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8th ID

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About 8th ID

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  1. Sounds like the same thing that happened to me at BofA. Thats why I left them years ago. No customer service.
  2. Hiccup! I swwear ocifer, it was a big white wabbit that kicked my @ss!
  3. What does he want to know? I wish I was there to tell him it's very easy to understand. We have placed sanctions on a terrorist nation and you are not to do business with them. Plain and simple as that. Besides, they are really not your friend. They say they are, but they are not. Change the value of your currency and they will definitely become a moot point.
  4. Yep, I agree..They will see who is carrying a big stick and ain't afraid to use it.
  5. First off, it's not a government agency, it's an illegal foreign bank run by globalists that do not like the US and should be done away with. This says it all. This needs to be done away with. Seize the money and build the wall with it! OOOPSSS..Forgot to add.....Thanks again Yota for the hard work you put in. It is GREATLY appreciated!
  6. Thanks Yota! obummer and the demonrats got what they deserved. How many remember this: https://www.washingtontimes.com/news/2016/jul/12/obama-admin-sent-taxpayer-money-oust-Netanyahu The US administration, under the direction of obama, meddled in Israel’s elections. obama was totally anti Israel. President Trump is totally for Israel. Look at what he has done for Israel. When we stand with and for Israel, this nation will prosper. I choose to stand with President Trump!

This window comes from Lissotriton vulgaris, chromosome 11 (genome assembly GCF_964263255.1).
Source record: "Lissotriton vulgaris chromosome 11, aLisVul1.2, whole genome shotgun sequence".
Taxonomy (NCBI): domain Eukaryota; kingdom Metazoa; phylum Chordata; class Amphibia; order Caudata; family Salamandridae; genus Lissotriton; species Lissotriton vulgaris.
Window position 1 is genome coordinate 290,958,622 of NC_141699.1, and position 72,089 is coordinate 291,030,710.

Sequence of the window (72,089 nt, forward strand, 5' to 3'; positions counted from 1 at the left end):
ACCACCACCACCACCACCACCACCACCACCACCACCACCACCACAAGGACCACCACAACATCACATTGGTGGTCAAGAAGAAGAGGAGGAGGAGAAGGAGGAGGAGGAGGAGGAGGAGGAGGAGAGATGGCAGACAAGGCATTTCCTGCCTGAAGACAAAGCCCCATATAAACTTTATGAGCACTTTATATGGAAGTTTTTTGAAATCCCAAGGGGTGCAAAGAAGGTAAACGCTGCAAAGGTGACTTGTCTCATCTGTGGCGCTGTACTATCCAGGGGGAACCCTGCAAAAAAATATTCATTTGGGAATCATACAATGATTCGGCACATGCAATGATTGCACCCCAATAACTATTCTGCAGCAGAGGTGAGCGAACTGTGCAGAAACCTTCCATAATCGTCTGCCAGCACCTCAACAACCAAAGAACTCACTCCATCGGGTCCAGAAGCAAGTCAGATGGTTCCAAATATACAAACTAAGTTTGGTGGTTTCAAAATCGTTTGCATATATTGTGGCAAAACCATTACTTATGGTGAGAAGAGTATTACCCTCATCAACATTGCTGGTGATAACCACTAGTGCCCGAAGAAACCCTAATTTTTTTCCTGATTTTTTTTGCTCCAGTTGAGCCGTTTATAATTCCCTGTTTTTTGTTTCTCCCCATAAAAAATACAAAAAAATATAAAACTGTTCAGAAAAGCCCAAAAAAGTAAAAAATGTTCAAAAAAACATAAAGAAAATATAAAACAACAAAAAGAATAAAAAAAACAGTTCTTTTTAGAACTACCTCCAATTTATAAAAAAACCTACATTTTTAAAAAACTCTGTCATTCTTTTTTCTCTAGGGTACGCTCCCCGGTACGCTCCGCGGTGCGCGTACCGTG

7. It is strange. Look at what we put up with for 8 years under that Constitution hating muslim that was trying to destroy our country. Your still drinking the kool-aid from him and hillarious . It didn’t bring nothing to light except that the demonrats are still liars, crooks and cheats. Gen Flynn didn’t do anything wrong except get started on the office he was chosen for. He was told to confess or they would go after his son for something. He did what I would have probably done for my son, and that was take care of him. This whole investigation has been a sham based on fake documents and lying to federal judges so warrants could be obtained to try and gather some bs material so a soft coup could be done. I am pissed right now at the whole thing. They won’t stop and give the man his chance. I gave the last one his chance and it almost destroyed our nation. He is trying to right the ship. I can promise I won’t stand by again and let these communist/socialist pukes try to destroy this nation again!
  8. I can agree with ya on that ! However, this concept has been tried for years and has never been successful. What is the definition of insanity?
  9. Well I am not paying a dime for something that ended 154 years ago. This is absurd. Make the working people pay this and we will have another civil war on our hands and I can promise you I will lead the fight. I am fed up with this BS! What makes this so bad is the fraud and corruption that will come from this, which is nothing new from the demonrat socialist we have today.